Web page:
On Tuesday, the notorious drug lord and cartel leader Joaquin "El Chapo" Guzmán Loera was found guilty on all counts. His conviction carries a mandatory sentence to life in prison, according to CNN.
Previously, Guzmán had evaded capture for over a decade, repeatedly escaping prison after being temporarily detained. Twice, he escaped from maximum security prisons. Perhaps most infamously, he tunneled out of one such high-security Mexican prison in 2015, prompting a massive manhunt. After he was caught that time, he was extradited to the United States, where he was convicted on Tuesday morning.
Before the verdict was read, former U.S. attorney John Horn, who has worked on prosecuting Mexican cartel cases, told The Washington Post that a conviction for Guzmán was about more than the drug cartel leader's personal fait. It would also, he suggested, significantly bolster the justice system's reputation.
“There does need to be a conviction of somebody like Chapo Guzmán, both for the symbolism and the pure factor of justice being served,” Horn said. “It does show that . . . for somebody at his level, justice will be done, it will be served. It’s an incredibly powerful victory for DOJ, for law enforcement.”
The trial, according to multiple reports, was teeming with vivid details about the many crimes that Guzman either committed himself or ordered other people to complete on his behalf. The AP reports that his defense case lasted only a half hour.
Guzmán has been working in the illegal drug world since the 1960s, when he first began planting marijuana plants. In the decades since, he has been both a member and a leader of drug cartels, growing in notoriety and infamy.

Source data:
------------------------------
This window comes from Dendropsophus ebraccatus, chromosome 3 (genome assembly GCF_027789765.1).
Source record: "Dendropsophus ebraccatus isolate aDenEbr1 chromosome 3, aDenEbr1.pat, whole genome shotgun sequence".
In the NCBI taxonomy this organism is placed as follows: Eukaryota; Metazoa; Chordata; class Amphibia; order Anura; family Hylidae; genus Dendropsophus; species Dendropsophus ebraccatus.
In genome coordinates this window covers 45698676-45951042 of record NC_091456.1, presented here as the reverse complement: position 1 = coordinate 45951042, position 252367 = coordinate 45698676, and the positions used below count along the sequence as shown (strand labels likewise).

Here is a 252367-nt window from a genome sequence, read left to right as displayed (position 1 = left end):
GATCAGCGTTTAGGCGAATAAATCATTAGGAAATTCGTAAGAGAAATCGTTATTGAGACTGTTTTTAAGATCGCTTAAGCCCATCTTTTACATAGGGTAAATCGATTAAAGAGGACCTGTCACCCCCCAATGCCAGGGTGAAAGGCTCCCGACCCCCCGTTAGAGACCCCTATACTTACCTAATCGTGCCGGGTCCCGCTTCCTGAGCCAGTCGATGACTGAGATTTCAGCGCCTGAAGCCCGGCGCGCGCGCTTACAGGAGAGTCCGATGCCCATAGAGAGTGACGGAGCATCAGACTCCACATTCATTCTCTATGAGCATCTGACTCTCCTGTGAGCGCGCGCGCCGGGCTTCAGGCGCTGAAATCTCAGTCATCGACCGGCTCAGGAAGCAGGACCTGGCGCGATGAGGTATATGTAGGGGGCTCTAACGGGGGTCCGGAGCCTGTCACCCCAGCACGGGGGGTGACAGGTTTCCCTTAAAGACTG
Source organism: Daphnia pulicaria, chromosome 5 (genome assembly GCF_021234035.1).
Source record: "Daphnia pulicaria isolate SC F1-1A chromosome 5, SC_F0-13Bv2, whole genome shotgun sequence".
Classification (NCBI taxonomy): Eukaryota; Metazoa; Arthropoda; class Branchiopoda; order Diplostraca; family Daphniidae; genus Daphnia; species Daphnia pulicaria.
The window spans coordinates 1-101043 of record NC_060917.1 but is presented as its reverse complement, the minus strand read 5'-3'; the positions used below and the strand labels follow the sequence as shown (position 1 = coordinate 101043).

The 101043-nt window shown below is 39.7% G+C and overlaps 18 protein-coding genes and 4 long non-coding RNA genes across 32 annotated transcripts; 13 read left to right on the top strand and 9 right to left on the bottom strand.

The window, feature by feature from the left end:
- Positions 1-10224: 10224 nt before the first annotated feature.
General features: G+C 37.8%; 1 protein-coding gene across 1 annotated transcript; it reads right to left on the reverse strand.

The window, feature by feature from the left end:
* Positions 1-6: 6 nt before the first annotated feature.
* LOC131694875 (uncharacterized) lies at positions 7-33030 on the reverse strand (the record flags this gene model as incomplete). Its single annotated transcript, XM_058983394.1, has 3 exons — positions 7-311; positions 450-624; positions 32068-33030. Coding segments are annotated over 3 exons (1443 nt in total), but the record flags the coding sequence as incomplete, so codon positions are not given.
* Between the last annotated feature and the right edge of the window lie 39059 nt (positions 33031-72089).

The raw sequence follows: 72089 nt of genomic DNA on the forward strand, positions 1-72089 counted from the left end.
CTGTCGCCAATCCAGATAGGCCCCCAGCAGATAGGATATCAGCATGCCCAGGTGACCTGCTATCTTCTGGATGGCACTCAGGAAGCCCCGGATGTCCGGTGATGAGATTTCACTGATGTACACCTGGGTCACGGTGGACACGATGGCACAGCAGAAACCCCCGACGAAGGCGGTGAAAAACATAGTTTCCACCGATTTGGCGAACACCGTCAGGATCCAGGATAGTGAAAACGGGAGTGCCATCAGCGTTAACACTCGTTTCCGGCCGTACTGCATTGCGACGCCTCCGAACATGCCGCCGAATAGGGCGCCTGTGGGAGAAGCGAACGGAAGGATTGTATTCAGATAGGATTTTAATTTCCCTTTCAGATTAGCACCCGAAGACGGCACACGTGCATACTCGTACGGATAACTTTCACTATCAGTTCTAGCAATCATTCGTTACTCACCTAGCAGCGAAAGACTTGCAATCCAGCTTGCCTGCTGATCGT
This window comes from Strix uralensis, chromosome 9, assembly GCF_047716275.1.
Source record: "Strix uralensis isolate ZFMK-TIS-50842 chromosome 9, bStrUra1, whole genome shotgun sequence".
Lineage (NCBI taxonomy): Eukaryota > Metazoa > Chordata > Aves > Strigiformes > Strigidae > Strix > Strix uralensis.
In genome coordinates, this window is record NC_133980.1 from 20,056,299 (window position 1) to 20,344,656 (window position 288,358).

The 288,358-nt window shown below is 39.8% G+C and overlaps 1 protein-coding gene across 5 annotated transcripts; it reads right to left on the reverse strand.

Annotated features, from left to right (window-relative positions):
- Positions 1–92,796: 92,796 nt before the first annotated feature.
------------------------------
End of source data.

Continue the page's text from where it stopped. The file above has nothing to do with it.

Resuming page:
Quickly, he developed a reputation for ruthless violence. This reputation followed him for the rest of his career in the underground drug world. He became known for both ordering brutal murders and executing them himself.
"Guzmán Loera’s bloody reign atop the Sinaloa Cartel has come to an end, and the myth that he could not be brought to justice has been laid to rest,” U.S. Attorney for the Eastern District of New York Richard Donoghue said after Guzmán's conviction, according to the Post. “Today, Guzmán Loera has been held accountable for the tons of illegal narcotics he trafficked for more than two decades, the murders he ordered and committed, and the billions of dollars he reaped while causing incalculable pain and suffering to those devastated by his drugs.”
Guzmán was officially convicted of engaging in a continuing criminal enterprise; international cocaine, heroin, meth, and marijuana manufacturing and distribution conspiracy; cocaine importation conspiracy; cocaine distribution conspiracy; four counts of international distribution of cocaine; one count of use of firearms; and, one count of conspiracy to launder narcotics proceeds, according to CBS News.
He was reportedly stoic when the guilty verdicts were read out. Authorities intend to seize $14 billion from Guzmán, according to an earlier statement released by the Department of Justice but it's not clear when that will happen.